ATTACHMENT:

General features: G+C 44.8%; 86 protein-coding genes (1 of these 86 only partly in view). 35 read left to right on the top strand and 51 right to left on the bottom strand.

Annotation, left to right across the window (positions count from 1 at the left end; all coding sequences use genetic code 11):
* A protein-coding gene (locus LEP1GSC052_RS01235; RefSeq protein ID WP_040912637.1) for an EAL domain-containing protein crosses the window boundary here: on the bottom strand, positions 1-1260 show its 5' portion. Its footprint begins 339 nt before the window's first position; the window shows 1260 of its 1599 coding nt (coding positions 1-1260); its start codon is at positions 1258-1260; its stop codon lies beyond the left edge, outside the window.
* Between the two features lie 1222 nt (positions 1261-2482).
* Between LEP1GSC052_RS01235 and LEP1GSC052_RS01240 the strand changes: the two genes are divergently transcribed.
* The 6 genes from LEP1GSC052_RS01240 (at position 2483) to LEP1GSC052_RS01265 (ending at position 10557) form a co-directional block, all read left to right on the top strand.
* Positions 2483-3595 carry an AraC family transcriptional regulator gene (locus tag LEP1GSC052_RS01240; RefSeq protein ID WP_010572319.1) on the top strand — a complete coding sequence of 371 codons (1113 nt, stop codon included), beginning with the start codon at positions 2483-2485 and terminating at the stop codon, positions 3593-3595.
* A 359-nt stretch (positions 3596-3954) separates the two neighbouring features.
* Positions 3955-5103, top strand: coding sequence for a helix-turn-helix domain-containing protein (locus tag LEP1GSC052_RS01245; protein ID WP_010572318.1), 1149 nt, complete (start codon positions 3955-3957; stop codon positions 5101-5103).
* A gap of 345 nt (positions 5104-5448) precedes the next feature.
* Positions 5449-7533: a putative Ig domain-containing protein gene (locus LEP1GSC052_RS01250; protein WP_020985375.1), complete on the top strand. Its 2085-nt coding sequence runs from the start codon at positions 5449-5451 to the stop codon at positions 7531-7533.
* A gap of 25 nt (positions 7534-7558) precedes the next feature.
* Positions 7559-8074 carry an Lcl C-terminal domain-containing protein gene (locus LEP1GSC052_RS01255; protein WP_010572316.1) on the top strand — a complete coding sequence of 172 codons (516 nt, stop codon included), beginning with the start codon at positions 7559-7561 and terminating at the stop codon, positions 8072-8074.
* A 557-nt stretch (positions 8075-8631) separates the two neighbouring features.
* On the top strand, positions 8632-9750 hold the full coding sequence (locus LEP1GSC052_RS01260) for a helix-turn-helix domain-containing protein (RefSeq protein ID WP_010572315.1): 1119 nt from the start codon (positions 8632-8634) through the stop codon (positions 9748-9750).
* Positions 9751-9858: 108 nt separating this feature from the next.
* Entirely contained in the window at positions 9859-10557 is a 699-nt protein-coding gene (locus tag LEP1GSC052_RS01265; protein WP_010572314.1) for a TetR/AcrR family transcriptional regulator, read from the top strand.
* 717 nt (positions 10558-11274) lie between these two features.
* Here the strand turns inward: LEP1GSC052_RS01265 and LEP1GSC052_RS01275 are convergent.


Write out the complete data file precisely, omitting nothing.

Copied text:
General features: G+C 44.8%; 86 protein-coding genes (1 of these 86 only partly in view). 35 read left to right on the top strand and 51 right to left on the bottom strand.

Annotation, left to right across the window (positions count from 1 at the left end; all coding sequences use genetic code 11):
* A protein-coding gene (locus LEP1GSC052_RS01235; RefSeq protein ID WP_040912637.1) for an EAL domain-containing protein crosses the window boundary here: on the bottom strand, positions 1-1260 show its 5' portion. Its footprint begins 339 nt before the window's first position; the window shows 1260 of its 1599 coding nt (coding positions 1-1260); its start codon is at positions 1258-1260; its stop codon lies beyond the left edge, outside the window.
* Between the two features lie 1222 nt (positions 1261-2482).
* Between LEP1GSC052_RS01235 and LEP1GSC052_RS01240 the strand changes: the two genes are divergently transcribed.
* The 6 genes from LEP1GSC052_RS01240 (at position 2483) to LEP1GSC052_RS01265 (ending at position 10557) form a co-directional block, all read left to right on the top strand.
* Positions 2483-3595 carry an AraC family transcriptional regulator gene (locus tag LEP1GSC052_RS01240; RefSeq protein ID WP_010572319.1) on the top strand — a complete coding sequence of 371 codons (1113 nt, stop codon included), beginning with the start codon at positions 2483-2485 and terminating at the stop codon, positions 3593-3595.
* A 359-nt stretch (positions 3596-3954) separates the two neighbouring features.
* Positions 3955-5103, top strand: coding sequence for a helix-turn-helix domain-containing protein (locus tag LEP1GSC052_RS01245; protein ID WP_010572318.1), 1149 nt, complete (start codon positions 3955-3957; stop codon positions 5101-5103).
* A gap of 345 nt (positions 5104-5448) precedes the next feature.
* Positions 5449-7533: a putative Ig domain-containing protein gene (locus LEP1GSC052_RS01250; protein WP_020985375.1), complete on the top strand. Its 2085-nt coding sequence runs from the start codon at positions 5449-5451 to the stop codon at positions 7531-7533.
* A gap of 25 nt (positions 7534-7558) precedes the next feature.
* Positions 7559-8074 carry an Lcl C-terminal domain-containing protein gene (locus LEP1GSC052_RS01255; protein WP_010572316.1) on the top strand — a complete coding sequence of 172 codons (516 nt, stop codon included), beginning with the start codon at positions 7559-7561 and terminating at the stop codon, positions 8072-8074.
* A 557-nt stretch (positions 8075-8631) separates the two neighbouring features.
* On the top strand, positions 8632-9750 hold the full coding sequence (locus LEP1GSC052_RS01260) for a helix-turn-helix domain-containing protein (RefSeq protein ID WP_010572315.1): 1119 nt from the start codon (positions 8632-8634) through the stop codon (positions 9748-9750).
* Positions 9751-9858: 108 nt separating this feature from the next.
* Entirely contained in the window at positions 9859-10557 is a 699-nt protein-coding gene (locus tag LEP1GSC052_RS01265; protein WP_010572314.1) for a TetR/AcrR family transcriptional regulator, read from the top strand.
* 717 nt (positions 10558-11274) lie between these two features.
* Here the strand turns inward: LEP1GSC052_RS01265 and LEP1GSC052_RS01275 are convergent.